I. The Theater of Representation*
One of the important developments in science studies has been the increased
awareness that scientific inquiries are social and ideological constructions.
Donna Haraway's explorations of primatology, Shapin and Schaffer's investigations
into the sociology of Boyle's laboratory, and Bruno Latour's study of "black
boxes" in science are only a few of the seminal analyses that have
challenged accounts of how science is done (1). So extensive and successful
have these critiques been that it now seems the aspect of science most in
need of explanation is its power to arrive at apparently ahistorical and
transcultural generalizations. Given that science is socially constructed,
how can we explain, as Michel Serres puts it, that "entropy increases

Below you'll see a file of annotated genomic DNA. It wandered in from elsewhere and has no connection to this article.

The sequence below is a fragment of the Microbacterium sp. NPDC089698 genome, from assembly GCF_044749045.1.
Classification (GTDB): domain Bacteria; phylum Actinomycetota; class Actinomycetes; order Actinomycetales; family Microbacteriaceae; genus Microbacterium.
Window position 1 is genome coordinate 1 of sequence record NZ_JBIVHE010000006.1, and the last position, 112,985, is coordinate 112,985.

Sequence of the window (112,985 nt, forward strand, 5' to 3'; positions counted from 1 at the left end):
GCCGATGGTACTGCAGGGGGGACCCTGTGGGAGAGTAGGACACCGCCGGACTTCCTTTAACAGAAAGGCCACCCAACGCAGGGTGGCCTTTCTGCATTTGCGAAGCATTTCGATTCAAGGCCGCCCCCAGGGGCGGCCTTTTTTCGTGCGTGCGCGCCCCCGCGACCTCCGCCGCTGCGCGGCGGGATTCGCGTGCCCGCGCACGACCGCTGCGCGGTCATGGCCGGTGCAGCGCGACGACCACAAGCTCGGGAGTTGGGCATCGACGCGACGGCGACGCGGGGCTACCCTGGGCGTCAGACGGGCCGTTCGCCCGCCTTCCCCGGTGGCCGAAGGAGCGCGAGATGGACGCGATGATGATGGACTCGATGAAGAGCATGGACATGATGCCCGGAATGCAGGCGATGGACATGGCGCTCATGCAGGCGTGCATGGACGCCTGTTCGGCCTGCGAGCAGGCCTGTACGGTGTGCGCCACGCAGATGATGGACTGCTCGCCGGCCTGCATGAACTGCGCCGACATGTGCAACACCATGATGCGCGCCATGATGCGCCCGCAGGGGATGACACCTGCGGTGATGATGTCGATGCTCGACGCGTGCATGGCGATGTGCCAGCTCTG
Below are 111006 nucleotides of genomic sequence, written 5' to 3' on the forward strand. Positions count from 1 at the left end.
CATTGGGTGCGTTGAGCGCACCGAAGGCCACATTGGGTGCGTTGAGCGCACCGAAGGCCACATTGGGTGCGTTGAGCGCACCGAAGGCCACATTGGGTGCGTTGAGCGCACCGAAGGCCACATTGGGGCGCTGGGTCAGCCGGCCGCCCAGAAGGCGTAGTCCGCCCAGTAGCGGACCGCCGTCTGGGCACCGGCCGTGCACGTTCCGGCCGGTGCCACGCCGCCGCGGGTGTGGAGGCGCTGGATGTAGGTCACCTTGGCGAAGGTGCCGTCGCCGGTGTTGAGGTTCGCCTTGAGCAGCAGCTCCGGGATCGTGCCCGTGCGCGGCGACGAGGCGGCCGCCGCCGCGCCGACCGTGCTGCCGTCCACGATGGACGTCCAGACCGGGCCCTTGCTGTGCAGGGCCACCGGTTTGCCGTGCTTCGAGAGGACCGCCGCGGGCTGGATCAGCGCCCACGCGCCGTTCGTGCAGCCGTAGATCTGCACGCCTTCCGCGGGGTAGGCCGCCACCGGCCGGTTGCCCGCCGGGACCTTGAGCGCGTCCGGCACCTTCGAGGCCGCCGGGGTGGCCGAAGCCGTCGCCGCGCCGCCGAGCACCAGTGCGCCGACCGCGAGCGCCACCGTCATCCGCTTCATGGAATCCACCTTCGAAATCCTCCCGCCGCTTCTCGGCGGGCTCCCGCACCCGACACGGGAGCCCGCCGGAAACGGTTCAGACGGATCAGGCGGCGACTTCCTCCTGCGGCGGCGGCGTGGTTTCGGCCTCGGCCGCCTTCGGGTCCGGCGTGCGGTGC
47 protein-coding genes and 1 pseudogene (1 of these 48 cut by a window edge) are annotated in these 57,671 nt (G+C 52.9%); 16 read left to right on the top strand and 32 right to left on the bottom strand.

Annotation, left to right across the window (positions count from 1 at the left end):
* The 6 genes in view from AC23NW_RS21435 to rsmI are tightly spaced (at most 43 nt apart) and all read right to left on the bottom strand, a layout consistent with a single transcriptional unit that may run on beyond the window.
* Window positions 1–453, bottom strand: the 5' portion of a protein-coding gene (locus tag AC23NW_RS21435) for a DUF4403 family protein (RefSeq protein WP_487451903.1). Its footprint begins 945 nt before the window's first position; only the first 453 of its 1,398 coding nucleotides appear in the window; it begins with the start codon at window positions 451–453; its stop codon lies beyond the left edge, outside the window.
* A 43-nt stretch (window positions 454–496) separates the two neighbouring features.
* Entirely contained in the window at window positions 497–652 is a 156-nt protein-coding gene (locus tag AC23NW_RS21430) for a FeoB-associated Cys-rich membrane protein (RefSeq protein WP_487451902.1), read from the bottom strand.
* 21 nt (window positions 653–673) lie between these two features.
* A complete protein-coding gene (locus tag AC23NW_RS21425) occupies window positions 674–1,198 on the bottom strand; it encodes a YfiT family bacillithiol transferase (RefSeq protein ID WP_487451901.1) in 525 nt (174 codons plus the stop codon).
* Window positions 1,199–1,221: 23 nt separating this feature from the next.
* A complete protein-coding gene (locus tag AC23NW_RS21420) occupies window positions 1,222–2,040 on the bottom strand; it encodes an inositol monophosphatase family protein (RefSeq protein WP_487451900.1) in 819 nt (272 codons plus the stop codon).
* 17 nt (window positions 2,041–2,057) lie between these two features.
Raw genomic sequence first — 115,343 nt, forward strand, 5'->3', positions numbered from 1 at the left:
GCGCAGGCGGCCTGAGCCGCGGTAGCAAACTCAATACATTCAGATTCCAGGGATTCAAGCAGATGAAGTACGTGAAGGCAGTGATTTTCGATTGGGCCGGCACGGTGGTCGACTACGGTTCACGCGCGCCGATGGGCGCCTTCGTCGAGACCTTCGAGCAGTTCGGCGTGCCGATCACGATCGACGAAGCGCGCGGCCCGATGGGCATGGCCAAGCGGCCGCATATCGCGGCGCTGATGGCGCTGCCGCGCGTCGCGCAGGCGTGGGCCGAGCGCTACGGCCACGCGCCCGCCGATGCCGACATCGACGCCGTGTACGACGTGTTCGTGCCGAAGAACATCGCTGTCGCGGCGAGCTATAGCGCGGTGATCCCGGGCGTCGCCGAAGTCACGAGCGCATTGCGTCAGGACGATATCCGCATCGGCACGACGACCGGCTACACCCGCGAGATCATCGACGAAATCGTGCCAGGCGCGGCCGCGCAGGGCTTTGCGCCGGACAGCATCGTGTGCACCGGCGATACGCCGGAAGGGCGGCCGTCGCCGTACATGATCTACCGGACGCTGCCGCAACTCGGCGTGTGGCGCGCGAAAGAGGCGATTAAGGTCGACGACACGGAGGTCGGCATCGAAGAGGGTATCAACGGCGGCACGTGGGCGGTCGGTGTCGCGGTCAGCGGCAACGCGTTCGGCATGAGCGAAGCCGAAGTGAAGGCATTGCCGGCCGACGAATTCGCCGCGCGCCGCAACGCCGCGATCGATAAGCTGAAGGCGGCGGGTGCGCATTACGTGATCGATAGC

in a closed system, regardless of the latitude and whatever the ruling class."
A clue can be found in a curious lacuna that occurs when this question is
discussed within the philosophy of science. There the debate has been constructed
as a division between the realists and the anti-realists. Both sides grant
that there is something called observables, and that these observables have
an instrumental efficacy in the world. You tighten a loose battery cable,
and the car starts where it would not before. The difference comes in whether
or not the observables relate to entities that exist in reality as such.
The realists say there really is an electrical current that flows, while
the anti-realists want to weaken or deny this claim. The lacuna occurs in